On first inspection of Raymond Chandler's novel, The Big Sleep, the reader discovers that the story unravels quickly through the narrative voice of Philip Marlowe, the detective hired by the Sternwood family of Los Angeles to solve a mystery for them. The mystery concerns the General Sternwood's young daughter, and a one Mr. A. G. Geiger. Upon digging for the answer to this puzzle placed before Marlowe for a mere fee of $25 dollars a day plus expenses, Marlowe soon finds layers upon layers of mystifying events tangled in the already mysterious web of lies and deception concerning the Sternwood family, especially the two young daughters.
When reading the novel, it is hard to imagine the story without a narrator at all. It certainly seems essential for the story's make-up to have this witty, sarcastic voice present to describe the sequence of events. Yet, there is a version of Chandler's novel that does not have an audible storyteller, and that version is the 1946 movie directed by Howard Hawks.
Hawks' version of The Big Sleep is known to be one of the best examples of the film genre-film noir. "Film noir (literally 'black film,' from French critics who noticed how dark and black the looks and themes were of these films) is a style of American films which evolved in the 1940s." (The Internet Movie Database LTD). Film noir typically contains melancholy, and not so moral themes. Another characteristic of film noir is just because the main character has the title hero, that does not mean that he will always be alive at the end of the book, or that the hero is always "good." Marlowe in The Big Sleep is a prime example of this concept. In the novel it is questionable how lawfully moral he actually is, concerning the situation of turning Carmen into the police for killing Sean Regan. This aspect of Marlowe's character added yet another difficult task of formatting The Big Sleep to the big screen-the question of how the audience (media) might react to such a personality trait was now placed before the writing staff (IE production codes).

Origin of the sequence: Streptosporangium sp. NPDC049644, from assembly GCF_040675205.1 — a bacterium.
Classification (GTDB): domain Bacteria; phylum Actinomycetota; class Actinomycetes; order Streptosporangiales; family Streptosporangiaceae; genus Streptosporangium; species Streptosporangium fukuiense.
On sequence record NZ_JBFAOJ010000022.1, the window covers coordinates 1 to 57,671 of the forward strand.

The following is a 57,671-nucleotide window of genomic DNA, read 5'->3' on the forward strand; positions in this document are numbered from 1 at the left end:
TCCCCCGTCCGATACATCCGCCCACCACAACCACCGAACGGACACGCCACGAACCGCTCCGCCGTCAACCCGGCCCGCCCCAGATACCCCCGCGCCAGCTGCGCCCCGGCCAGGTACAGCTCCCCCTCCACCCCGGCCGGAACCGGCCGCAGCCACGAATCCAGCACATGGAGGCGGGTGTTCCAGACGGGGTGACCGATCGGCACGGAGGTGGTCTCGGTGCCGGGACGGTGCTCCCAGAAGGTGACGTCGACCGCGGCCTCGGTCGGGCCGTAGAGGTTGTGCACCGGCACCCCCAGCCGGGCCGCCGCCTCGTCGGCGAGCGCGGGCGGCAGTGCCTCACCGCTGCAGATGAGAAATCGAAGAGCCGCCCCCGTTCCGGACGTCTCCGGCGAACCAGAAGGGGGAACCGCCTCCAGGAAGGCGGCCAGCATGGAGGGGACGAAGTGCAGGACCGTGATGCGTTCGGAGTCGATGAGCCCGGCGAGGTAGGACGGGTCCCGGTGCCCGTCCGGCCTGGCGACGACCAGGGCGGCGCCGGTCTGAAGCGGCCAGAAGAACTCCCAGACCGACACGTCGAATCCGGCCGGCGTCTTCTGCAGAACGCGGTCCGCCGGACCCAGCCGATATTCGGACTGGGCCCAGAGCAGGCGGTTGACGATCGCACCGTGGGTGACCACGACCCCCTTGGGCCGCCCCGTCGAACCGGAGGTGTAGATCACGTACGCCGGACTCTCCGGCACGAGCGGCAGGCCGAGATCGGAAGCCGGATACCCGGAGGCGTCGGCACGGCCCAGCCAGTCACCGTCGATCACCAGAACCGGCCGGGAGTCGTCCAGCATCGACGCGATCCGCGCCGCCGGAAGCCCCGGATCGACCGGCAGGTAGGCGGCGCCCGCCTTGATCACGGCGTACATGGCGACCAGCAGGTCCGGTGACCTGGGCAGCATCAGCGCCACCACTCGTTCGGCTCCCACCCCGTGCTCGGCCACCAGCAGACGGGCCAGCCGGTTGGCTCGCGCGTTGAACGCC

Hawks had a big job ahead of him trying to make a movie out of Chandler's hard-boiled detective novel. So, Hawks hired the Nobel laureate-winning writer William Faulkner to head up the writing staff. Accompanying Faulkner with his difficult task of adapting the novel to the cinema version were Leigh Brackett and Jules Furthman.
Together, these three put together an incredible film version of The Big Sleep. One of the main differences of the movie (beside all of the production code regulations and limitations) was the missing voice of Marlowe narrating. In the film version viewers must see the sequence of plot while in the book the narrator guides the reader from action to action. This is one of the essential characteristics of Chandler's, the one liners that Marlowe thinks, or the descriptions of different people Marlowe meets through his line of work.
Some of the main reasons that I enjoyed the novel The Big Sleep were the sarcastic remarks, the witty comebacks and the hilarious character descriptions. I think my favorite character description was General Sternwood's; "A few locks of dry white hair clung to his scalp, like wild flowers fighting for life on a bare rock" (Chandler, 8). Another favorite of mine is: "If you can weigh one hundred and ninety pounds and look like a fairy, I was doing my best" (Chandler, 51). For those reasons alone I was excited to view the movie, to see how the elements that I enjoyed so much were adapted to the big screen. When I began to watch the movie I was disappointed in the lack of these elements. I missed the narrator. I wanted to hear the shrewd analysis of the way General Sternwood looked, or the way that Marlowe felt about Carmen Sternwood. Instead I had to interpret these things on my own for instance, by studying Marlowe's reaction to Carmen.